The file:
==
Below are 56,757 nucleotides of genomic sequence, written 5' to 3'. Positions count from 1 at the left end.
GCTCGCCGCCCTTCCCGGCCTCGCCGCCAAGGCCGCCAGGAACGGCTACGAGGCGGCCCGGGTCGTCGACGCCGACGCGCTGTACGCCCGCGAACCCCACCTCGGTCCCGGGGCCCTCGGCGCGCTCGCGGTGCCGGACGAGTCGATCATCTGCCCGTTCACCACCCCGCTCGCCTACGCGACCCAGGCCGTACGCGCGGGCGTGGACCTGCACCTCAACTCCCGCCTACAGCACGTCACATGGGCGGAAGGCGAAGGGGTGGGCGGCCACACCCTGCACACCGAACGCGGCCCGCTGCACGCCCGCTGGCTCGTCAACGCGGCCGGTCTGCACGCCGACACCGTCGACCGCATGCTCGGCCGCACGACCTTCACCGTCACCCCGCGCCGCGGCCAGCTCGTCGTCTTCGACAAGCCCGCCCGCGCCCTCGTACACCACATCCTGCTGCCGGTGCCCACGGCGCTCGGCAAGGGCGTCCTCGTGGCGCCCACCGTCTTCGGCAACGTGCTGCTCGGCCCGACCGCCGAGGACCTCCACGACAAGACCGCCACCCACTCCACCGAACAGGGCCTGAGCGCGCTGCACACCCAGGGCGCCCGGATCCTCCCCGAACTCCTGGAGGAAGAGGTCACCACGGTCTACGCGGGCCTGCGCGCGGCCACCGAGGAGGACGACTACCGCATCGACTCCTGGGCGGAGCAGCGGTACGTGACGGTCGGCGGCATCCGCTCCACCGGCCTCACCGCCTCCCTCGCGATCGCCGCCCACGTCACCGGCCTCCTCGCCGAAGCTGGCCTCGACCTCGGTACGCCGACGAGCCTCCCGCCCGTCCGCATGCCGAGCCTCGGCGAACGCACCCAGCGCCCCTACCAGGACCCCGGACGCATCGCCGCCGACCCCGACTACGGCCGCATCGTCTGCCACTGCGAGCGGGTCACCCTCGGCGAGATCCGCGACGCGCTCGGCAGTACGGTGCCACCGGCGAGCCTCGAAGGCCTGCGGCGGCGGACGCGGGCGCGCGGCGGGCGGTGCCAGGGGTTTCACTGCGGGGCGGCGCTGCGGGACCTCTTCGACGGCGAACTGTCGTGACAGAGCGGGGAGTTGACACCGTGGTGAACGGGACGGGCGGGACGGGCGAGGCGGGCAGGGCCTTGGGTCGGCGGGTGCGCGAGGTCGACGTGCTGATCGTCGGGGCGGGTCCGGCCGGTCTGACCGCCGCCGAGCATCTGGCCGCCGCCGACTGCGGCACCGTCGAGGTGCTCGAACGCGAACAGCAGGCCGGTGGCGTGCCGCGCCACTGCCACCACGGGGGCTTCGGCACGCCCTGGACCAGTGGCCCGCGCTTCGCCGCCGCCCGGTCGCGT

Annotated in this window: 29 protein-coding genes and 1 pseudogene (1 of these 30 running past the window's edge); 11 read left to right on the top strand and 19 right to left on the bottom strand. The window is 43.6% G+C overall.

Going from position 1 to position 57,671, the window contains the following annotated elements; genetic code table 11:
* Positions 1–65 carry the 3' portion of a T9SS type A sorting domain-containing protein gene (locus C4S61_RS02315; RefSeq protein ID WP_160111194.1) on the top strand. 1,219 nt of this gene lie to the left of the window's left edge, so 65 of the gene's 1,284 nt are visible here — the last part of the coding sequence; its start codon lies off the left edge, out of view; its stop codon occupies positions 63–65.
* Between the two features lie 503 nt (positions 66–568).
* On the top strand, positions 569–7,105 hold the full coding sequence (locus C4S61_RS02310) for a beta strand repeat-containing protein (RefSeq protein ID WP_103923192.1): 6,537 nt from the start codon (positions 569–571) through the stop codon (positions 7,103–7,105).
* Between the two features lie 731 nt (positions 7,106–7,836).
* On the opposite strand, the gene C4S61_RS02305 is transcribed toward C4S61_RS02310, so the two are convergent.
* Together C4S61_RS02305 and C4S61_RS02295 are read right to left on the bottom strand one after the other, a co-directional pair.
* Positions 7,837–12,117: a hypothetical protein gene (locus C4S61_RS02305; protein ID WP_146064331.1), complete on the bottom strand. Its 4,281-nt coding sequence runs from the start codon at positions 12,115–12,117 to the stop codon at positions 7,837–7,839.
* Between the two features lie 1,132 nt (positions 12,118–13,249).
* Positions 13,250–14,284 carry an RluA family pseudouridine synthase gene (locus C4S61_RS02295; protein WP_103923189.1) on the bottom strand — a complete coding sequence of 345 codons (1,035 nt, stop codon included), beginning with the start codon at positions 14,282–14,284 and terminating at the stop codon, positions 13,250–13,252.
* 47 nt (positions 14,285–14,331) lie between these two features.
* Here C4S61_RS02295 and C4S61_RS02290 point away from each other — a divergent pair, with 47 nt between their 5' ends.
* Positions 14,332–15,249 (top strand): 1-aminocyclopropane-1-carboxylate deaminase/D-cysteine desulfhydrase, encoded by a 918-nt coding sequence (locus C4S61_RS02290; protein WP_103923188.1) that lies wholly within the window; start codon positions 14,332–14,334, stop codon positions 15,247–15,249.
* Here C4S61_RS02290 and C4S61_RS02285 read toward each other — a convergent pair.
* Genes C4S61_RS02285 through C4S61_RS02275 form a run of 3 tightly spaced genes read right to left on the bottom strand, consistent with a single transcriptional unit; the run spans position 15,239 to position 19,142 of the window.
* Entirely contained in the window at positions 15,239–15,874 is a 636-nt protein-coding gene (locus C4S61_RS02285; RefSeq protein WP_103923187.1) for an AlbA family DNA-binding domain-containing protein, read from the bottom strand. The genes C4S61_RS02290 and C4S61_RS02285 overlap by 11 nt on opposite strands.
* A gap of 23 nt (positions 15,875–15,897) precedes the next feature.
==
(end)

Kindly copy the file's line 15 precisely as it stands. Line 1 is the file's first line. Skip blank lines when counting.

* Here C4S61_RS02295 and C4S61_RS02290 point away from each other — a divergent pair, with 47 nt between their 5' ends.